How social media has fed the right

Submitted by AWL on 2 February, 2021 - 5:26 Author: Matt Cooper
Social media

The first part of this article (Solidarity 579) looked at the recent rash of internet censorship. Much of this has been directed at the right, as we saw with Trump’s removal from Twitter and Facebook, though there have been some attacks on the left.

This second part will examine why social media platforms have become seedbeds for the right.

Because social media relies on user-generated and third-party content, it has become not only a forum for discussion but the medium through which other media, including the news, is now seen. In the UK 75% of people get some of their news via television, 65% from social media, and only 35% from newspapers.

The social media platforms are media in a radically different sense to traditional media. Social media are machines for constantly gaining your attention. Their business model is to use that attention to gather data on you and sell targeted advertising based on that data. In order to gain your attention social media will put content in front of you which, on the basis of your past behaviour, is likely to hold your attention.

At the same time the social media platforms gather data on which content attracts attention from “likes” and clicks. That content is then prioritised to users similar to those whose attention has already been captured. There are millions of pieces of content thrown at social media every hour, and social media is a device for finding and promoting the popular ones.

So the social media platform show people content they might like? Fair enough? No. Consider the following.

First, a 2018 study of news items on Twitter found that untrue stories spread six times faster than real news. It is not difficult to see why. Consider a story that was popular on leftists’ social media feeds at the time of the Capitol invasion: a right-winger had concealed a taser in his underpants, and he suffered a fatal heart attack by it accidentally delivering repeated electric shocks to his testicles. An unfit Trump supporter did die of a coronary, but otherwise the story is entirely untrue. It spread because it met social media users’ needs.

Second, the populist and far right are far less rooted in the truth than the left. Consider Trump: for every two hours he was President he made a public statement (more often than not via social media) that was a lie.

Third, more generally, the far right seeks mobilising myths to build their movements. More recently fascists have looked to conspiracy theories to accelerate the collapse of the social order to their advantage.

The right has always lied. But social media platforms are the Wuhan wet markets of right-wing virality. Not only do they bring a variety of right-wing memes to a wider audience, they select the most contagious (i.e. those that receive attention) and promote them to the individuals most likely to catch and spread the disease. It is a supercharged evolutionary process aiding the memes’ human authors. Thus QAnon.

That is not the finding of some left-wing academic. It is what Facebook themselves concluded in an internal study in 2016. They chose not to act, since the only way of acting would be to curb the efficiency of their attention machine.

This analysis suggests that the left cannot simply fall back on free speech. Another tool that the left has used for dealing with this issue is “no platform”. In its best form no platform is only applied to fascists since they represent a physical violent threat to socialists and minorities, and by looking to working class and community mass action to win it. Other iterations of no platform, often found on the broader and liberal-left, look to bureaucratic or state bans, often extending then to more generic “hate speech”.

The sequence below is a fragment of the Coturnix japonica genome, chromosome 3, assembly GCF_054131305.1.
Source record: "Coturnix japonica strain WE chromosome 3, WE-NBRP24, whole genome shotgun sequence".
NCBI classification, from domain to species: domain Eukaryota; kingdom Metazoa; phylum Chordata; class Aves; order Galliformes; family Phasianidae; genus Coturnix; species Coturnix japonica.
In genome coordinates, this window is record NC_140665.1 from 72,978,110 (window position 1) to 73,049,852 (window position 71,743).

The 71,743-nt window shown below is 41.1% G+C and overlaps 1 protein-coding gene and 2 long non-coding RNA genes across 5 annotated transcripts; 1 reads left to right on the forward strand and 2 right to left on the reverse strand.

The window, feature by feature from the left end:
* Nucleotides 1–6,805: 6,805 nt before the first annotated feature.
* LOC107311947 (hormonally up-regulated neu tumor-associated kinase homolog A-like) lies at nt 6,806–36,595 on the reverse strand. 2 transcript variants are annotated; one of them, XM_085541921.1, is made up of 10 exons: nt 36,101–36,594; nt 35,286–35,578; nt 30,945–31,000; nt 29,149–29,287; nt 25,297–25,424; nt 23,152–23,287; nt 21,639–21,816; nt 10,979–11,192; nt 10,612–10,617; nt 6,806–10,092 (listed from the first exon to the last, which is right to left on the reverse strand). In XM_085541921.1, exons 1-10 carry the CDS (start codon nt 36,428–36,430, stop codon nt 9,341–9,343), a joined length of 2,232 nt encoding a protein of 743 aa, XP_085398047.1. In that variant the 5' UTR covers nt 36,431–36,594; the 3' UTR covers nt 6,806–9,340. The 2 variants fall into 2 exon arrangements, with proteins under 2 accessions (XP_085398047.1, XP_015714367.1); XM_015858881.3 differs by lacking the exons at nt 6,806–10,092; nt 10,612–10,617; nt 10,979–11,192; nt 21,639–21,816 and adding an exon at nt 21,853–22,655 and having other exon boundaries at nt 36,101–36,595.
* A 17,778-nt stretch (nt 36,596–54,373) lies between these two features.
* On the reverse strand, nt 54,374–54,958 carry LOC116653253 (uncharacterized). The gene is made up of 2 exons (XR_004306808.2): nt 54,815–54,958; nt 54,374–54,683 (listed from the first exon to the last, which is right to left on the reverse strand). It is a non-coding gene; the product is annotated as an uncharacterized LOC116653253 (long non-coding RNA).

The action taken against the populist and far right by social media platforms in the US is more like the second form of no platform. Facebook explicitly states that it is targeting the promotion of real-world violence including “violence-mobilising conspiracy theories”. There is a tendency for wider hate speech to be taken as an indicator of those. These are bureaucratic bans, and in Germany an extension of existing state regulation of free speech onto the internet.

There are very limited examples of workers’ action attempting to pressure the social media platforms. The most notable was at the peak of the 2020 Black Lives Matter protests. Facebook CEO Mark Zuckerberg decided not to delete a post from Trump suggesting that those involved in street disorder around BLM would be shot. Staff across Facebook downed their digital tools in protest. It would be optimistic to think that was a generalisable engine of change across the sector.

Analysing the problem is the easy part. Seeing a clear way out of it is more difficult.

Certainly, we cannot favour a popular front in cyberspace: the left should not rely on the techno-utopians of Silicon Valley as a progressive form of capitalism against the right. And relying on the state to stabilise the situation for capital-as-a-whole is not a solution, either.

In the short term socialists should at least point out how the social media platforms’ drive for profit has created a problem. We should defend Enlightenment truth and rationality, which at the moment are more under threat than free speech.

Politics still happens in movements primarily off-line (pandemics allowing).

It is easy to say that only ideologically and organisationally revived socialist and working class movements will undercut the social basis of the populist and far right and clean out the Augean stable of the internet. But it is true. Only on the basis of that real struggle will the horse shit be cleared out.

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